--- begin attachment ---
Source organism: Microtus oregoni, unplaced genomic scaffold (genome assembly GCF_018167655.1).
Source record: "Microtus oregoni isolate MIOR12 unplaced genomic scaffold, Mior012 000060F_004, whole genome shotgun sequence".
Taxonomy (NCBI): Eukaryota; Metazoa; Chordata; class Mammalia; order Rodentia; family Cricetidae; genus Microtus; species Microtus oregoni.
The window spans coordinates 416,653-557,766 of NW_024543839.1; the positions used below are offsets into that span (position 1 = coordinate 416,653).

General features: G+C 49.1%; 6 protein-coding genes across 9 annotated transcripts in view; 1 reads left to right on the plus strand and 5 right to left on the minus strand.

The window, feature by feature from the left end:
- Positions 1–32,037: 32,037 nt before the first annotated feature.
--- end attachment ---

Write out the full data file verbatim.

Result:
Source organism: Microtus oregoni, unplaced genomic scaffold (genome assembly GCF_018167655.1).
Source record: "Microtus oregoni isolate MIOR12 unplaced genomic scaffold, Mior012 000060F_004, whole genome shotgun sequence".
Taxonomy (NCBI): Eukaryota; Metazoa; Chordata; class Mammalia; order Rodentia; family Cricetidae; genus Microtus; species Microtus oregoni.
The window spans coordinates 416,653-557,766 of NW_024543839.1; the positions used below are offsets into that span (position 1 = coordinate 416,653).

General features: G+C 49.1%; 6 protein-coding genes across 9 annotated transcripts in view; 1 reads left to right on the plus strand and 5 right to left on the minus strand.

The window, feature by feature from the left end:
- Positions 1–32,037: 32,037 nt before the first annotated feature.